Meanwhile, efforts to implement earlier commitments made under the NCA are also being made by the various concerned parties.  At the request of the Government, the army and the ethnic armed organizations, the United Nations is helping to establish a platform to help provide balanced international support to the Joint Monitoring Committee established under the NCA.  I welcome the willingness of major partners such as China and the United Kingdom to support this initiative.

In her meeting with my Special Adviser on 25 May in Nay Pyi Taw, Daw Aung San Suu Kyi indicated her Government’s interest in continued support through the good offices of the United Nations.  The United Nations will continue such support with the agreement of all relevant partners.

I am concerned at the recent escalation of tensions in Shan and Kachin States and their impact on the peace process.  I would like to encourage all parties to resolve their differences at the negotiating table.  Providing unimpeded humanitarian access to the civilian populations affected by these conflicts is also an important issue that will need to be addressed.

A continuing cause of serious concern is the fragile humanitarian situation in Rakhine and desperate plight of the Rohingya and other Muslim communities there.  This is not only an issue of respect for international humanitarian and human rights law, but also one of respect for the dignity of human beings, irrespective of issues of status or citizenship.

The new Government is trying to address the complex issues surrounding this problem.  I would like to underline the urgent need to address the basic issue of citizenship and status.  It is also essential to address lack of access to health care, sanitation, education and livelihoods.  Failure to do so could trigger more waves of beleaguered and vulnerable people risking their lives by taking to the seas in search of a better life elsewhere.

While the number of irregular migrants from Rakhine has recently decreased, failure to alleviate the current conditions will have regional implications, as we have already witnessed.  The challenges facing Rakhine State encompass human rights, political, humanitarian and development issues.

These are inextricably linked.  The Rohingya are subject to a multitude of human rights violations, and there is little or no accountability.  They suffer severe discriminatory restrictions on freedom of movement and permission for marriage.  The camps housing internally displaced persons were meant to be temporary, but have now been there for nearly four years.  While there has been no recent major outbreak of violence, public outbursts of communal hatred and intolerance towards the Rohingya Muslim population continue.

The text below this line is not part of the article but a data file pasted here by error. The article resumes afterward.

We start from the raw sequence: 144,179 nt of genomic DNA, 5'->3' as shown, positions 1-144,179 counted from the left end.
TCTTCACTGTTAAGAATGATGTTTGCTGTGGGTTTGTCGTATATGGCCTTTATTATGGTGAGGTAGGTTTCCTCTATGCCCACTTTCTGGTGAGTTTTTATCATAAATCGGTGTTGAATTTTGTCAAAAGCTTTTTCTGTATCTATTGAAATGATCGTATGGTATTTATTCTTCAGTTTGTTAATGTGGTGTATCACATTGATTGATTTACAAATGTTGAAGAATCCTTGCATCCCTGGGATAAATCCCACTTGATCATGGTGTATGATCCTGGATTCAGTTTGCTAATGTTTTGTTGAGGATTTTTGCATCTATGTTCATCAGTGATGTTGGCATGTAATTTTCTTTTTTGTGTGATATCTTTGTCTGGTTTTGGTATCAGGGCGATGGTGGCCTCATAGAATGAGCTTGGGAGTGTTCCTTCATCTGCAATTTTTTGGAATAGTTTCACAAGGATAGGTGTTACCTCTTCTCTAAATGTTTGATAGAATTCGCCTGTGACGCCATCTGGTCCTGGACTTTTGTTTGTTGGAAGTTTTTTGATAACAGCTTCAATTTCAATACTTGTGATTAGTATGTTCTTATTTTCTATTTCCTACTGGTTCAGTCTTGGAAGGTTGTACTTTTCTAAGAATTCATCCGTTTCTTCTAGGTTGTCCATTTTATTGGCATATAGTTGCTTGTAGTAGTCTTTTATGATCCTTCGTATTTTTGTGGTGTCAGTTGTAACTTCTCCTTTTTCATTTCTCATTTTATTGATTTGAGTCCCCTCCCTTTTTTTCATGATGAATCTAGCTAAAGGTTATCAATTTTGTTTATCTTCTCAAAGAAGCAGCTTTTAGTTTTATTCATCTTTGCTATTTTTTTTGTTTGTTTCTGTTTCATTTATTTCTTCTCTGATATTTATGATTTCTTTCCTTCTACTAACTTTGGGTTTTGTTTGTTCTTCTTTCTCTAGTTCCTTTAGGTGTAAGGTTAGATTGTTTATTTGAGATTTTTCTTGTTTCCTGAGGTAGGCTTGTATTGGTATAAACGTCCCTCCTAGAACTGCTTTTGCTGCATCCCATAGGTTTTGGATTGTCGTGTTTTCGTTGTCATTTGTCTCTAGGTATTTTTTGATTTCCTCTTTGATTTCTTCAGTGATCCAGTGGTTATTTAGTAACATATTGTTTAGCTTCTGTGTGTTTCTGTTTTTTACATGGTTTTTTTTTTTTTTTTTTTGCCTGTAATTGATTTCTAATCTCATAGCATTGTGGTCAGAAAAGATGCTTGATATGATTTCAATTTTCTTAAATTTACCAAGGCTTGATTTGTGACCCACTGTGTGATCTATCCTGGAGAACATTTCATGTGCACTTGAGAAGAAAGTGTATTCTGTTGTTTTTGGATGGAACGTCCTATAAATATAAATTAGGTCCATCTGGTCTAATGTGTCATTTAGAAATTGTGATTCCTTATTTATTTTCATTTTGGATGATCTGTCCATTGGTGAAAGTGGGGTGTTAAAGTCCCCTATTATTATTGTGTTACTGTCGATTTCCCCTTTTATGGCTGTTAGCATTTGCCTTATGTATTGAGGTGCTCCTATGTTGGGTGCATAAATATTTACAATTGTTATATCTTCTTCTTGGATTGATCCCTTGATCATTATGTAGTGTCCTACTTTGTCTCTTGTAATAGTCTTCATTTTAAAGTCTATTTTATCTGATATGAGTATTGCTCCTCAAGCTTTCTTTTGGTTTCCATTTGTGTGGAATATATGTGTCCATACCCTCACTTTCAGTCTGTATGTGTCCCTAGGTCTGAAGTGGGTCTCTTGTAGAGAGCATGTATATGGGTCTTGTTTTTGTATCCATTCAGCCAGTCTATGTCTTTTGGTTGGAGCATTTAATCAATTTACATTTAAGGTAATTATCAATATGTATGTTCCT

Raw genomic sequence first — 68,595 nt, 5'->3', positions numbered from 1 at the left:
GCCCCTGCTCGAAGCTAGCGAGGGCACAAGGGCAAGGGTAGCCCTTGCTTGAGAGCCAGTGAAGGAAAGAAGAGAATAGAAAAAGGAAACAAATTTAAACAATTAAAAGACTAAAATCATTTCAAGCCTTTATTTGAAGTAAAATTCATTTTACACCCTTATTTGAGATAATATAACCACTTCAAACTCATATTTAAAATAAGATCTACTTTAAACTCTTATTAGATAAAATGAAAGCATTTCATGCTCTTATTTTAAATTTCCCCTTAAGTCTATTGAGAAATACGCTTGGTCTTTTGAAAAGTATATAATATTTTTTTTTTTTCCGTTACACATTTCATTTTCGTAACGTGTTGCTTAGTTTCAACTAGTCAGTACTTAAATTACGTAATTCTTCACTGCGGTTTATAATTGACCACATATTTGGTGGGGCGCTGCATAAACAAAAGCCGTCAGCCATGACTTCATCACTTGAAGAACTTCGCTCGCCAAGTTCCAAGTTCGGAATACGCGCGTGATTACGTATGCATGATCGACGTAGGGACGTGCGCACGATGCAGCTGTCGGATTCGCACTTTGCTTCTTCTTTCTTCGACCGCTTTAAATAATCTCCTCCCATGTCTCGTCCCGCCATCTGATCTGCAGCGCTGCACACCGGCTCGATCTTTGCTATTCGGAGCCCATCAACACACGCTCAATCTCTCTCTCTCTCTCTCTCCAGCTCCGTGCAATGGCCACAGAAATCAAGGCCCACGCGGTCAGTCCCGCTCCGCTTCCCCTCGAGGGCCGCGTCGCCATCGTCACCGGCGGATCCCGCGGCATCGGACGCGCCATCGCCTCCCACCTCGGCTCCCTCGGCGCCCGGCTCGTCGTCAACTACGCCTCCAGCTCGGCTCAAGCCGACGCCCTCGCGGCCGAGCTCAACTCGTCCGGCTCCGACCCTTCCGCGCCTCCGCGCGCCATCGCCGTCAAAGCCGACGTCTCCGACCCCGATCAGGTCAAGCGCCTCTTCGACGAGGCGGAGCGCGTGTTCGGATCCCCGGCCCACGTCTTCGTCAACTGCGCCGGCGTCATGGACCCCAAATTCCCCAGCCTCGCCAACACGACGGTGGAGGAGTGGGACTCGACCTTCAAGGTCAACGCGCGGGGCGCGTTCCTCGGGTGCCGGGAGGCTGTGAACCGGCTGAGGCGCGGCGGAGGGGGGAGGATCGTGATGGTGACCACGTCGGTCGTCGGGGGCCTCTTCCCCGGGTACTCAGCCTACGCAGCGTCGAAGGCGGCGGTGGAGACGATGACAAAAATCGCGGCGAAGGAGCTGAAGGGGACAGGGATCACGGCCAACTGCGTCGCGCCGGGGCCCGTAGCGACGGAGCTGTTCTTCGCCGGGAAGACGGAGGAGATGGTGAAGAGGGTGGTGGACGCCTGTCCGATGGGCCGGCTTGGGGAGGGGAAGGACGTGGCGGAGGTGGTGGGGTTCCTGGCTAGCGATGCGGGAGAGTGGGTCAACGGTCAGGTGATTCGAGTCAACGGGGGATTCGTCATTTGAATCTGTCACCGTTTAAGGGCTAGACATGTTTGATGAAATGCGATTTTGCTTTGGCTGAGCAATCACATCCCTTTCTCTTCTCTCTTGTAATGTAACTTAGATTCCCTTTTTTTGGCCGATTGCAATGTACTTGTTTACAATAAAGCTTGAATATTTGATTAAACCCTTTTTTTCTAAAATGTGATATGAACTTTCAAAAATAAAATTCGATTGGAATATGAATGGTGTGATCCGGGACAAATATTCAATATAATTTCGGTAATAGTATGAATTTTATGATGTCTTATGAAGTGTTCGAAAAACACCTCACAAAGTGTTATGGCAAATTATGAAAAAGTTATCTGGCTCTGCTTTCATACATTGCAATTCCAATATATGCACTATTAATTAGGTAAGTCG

I welcome the determination shown by Daw Aung San Suu Kyi and other senior Government officials to adopt a “different approach” to the crisis in Rakhine, and their commitment to address international concerns.  She has called for concrete action within the first 100 days of the new Administration, including the issuance of identity cards.  The Government has also initiated the formation of a Working Committee on Implementation of Peace, Stability and Development of Rakhine State.

It will be important to establish early-warning measures to track potential outbreaks of tension, and to promote interfaith harmony and durable peaceful co-existence.  I reiterate my call for the early establishment of an office of the High Commissioner of Human Rights with a full mandate in Myanmar.  I also call on the international community to help address the longer-term developmental needs of all vulnerable communities.

Myanmar stands on the threshold of a period of great opportunity.  The country counts on the international community to provide effective support.  I thank Member States and other partners for their commitment to date, including to my good offices.

Myanmar has released political prisoners, broadened space for freedom of speech, increased transparency in most areas of its political and economic activity and held historic elections.  It can thus be argued that the country has met most of the benchmarks set forth by Member States in successive resolutions of the General Assembly.  At the same time, major challenges remain, particularly relating to the peace process and the situation in Rakhine.  Let us therefore commit to working together with the Government to support continued reform and promote peace, human rights and sustainable development for all the people of Myanmar.

Thank you.

For information media. Not an official record.